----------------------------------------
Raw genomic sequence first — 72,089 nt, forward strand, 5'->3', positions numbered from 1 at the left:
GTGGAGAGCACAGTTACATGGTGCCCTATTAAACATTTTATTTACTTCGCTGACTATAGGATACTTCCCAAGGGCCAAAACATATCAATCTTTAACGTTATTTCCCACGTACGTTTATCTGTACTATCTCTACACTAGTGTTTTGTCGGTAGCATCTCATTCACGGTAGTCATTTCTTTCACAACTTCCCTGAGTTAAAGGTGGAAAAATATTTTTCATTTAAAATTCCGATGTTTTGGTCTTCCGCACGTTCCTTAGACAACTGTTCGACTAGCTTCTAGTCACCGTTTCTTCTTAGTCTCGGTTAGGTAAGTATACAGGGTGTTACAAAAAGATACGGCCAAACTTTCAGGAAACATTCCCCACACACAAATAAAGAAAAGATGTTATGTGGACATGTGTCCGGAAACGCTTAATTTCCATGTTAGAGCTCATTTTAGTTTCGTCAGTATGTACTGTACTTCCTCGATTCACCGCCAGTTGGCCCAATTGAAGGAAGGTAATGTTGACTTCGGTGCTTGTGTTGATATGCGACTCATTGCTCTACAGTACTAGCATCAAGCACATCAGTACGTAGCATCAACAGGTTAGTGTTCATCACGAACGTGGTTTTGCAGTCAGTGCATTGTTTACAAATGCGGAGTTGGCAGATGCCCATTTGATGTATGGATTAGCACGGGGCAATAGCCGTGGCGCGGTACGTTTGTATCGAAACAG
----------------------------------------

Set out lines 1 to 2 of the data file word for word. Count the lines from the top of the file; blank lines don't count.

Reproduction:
Raw genomic sequence first — 72,089 nt, forward strand, 5'->3', positions numbered from 1 at the left:
GTGGAGAGCACAGTTACATGGTGCCCTATTAAACATTTTATTTACTTCGCTGACTATAGGATACTTCCCAAGGGCCAAAACATATCAATCTTTAACGTTATTTCCCACGTACGTTTATCTGTACTATCTCTACACTAGTGTTTTGTCGGTAGCATCTCATTCACGGTAGTCATTTCTTTCACAACTTCCCTGAGTTAAAGGTGGAAAAATATTTTTCATTTAAAATTCCGATGTTTTGGTCTTCCGCACGTTCCTTAGACAACTGTTCGACTAGCTTCTAGTCACCGTTTCTTCTTAGTCTCGGTTAGGTAAGTATACAGGGTGTTACAAAAAGATACGGCCAAACTTTCAGGAAACATTCCCCACACACAAATAAAGAAAAGATGTTATGTGGACATGTGTCCGGAAACGCTTAATTTCCATGTTAGAGCTCATTTTAGTTTCGTCAGTATGTACTGTACTTCCTCGATTCACCGCCAGTTGGCCCAATTGAAGGAAGGTAATGTTGACTTCGGTGCTTGTGTTGATATGCGACTCATTGCTCTACAGTACTAGCATCAAGCACATCAGTACGTAGCATCAACAGGTTAGTGTTCATCACGAACGTGGTTTTGCAGTCAGTGCATTGTTTACAAATGCGGAGTTGGCAGATGCCCATTTGATGTATGGATTAGCACGGGGCAATAGCCGTGGCGCGGTACGTTTGTATCGAAACAG